I suspect Social Justice Warriors would worry just as much, or even more, about glue-sniffing children in the Brazilian favelas who never really stood a chance from day one. For a reason I can’t really explain, the plight of these children just doesn’t move me in the same way as those nice children did. For me to be bothered about someone it seems it not enough for them to be merely unfortunate; they have to unfortunate and nice. I feel this way, despite knowing that the favela children might also have turned out nice had they had the chance. I guess it’s the old Adolf Hitler problem: under different circumstances Adolf too could have been a nice chap but circumstances weren’t different, so he didn’t turn out nice I don’t like him. Knowing that we are all largely at the mercy of fate changes nothing for me. The beautiful are still beautiful and the ugly still regardless of the fact that neither could do much about their looks. Same goes for personality.
But back to the music and Matthew and Son by Cat Stevens. This song makes complete sense from a leftist point of view but not from mine, which is that of the free market. In this song Cat laments the hardships of working life:
Up at eight, you can’t be late
For Matthew and Son, he won’t wait.
Watch them run down to platform one
And the eight-thirty train to Matthew and Son.
Well no, of course you can’t be late because companies have to open for business and if one person is late you’ll have to let everyone be late. And yes, the office opens at 9am. That’s hardly Kolyma-mine early.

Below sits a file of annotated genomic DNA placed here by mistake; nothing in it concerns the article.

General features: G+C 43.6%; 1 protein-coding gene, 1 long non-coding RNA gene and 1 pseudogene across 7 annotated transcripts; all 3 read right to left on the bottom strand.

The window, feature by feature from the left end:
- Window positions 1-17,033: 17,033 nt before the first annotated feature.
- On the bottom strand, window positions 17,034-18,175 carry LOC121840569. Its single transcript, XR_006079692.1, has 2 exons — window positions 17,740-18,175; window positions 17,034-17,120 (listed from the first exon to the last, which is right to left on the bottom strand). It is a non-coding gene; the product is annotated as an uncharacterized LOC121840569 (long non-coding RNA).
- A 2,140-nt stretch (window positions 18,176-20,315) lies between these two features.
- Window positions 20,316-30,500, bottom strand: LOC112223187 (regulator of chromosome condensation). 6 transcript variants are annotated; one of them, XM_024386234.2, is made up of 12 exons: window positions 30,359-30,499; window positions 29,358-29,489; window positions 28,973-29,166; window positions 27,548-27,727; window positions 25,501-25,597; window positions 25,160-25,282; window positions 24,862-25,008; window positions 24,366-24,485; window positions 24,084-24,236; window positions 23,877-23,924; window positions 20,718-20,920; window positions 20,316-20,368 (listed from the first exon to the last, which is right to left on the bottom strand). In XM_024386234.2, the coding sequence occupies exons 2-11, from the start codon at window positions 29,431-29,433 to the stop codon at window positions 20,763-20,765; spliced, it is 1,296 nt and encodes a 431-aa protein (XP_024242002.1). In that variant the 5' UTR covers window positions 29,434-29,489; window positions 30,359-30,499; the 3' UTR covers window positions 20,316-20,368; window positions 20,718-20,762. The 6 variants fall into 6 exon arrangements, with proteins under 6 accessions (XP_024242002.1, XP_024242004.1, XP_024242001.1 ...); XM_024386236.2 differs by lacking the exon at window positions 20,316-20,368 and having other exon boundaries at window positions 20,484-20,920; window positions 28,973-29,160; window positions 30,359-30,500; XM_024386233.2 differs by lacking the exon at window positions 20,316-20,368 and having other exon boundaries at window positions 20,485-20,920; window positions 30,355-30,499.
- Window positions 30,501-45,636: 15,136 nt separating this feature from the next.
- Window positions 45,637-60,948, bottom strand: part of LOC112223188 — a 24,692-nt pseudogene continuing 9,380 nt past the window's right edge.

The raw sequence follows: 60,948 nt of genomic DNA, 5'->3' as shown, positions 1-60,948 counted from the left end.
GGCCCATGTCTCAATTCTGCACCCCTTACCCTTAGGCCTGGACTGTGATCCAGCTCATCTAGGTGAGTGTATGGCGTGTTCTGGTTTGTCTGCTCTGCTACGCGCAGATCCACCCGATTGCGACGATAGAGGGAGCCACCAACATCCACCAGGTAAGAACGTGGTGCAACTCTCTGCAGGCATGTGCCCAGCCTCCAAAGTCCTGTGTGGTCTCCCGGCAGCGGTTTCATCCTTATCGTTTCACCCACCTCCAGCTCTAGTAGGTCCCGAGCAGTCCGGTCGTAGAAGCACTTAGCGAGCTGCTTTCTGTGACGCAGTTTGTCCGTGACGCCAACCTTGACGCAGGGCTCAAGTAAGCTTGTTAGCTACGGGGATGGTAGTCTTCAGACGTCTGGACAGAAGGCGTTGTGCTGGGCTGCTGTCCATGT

Matthew and Son, the work’s never done, there’s always something new.
That’s a good thing, otherwise the employees would be made redundant.
And they’ve been working all day, all day, all day!
Yep, that’s what people who aren’t pop stars do, Cat. Some people actually like it that way. It gets them out of the house. Ever read Philip Larkin’s Toads Revisited?
There’s a five minute break and that’s all you take,
For a cup of cold coffee and a piece of cake.
I’m not sure about how true to life this is. I’ve never heard of a company, even in 1960’s England, that allowed it’s workers only a five minute lunch break. And cold coffee? That’s not the boss’s fault. Buy yourself a decent thermos for goodness sake! And get your wife or your mum to pack you a sandwich. No one can survive on a piece of cake.
He’s got people who’ve been working for fifty years
Great! Satisfied workers!
No one asks for more money ’cause nobody dares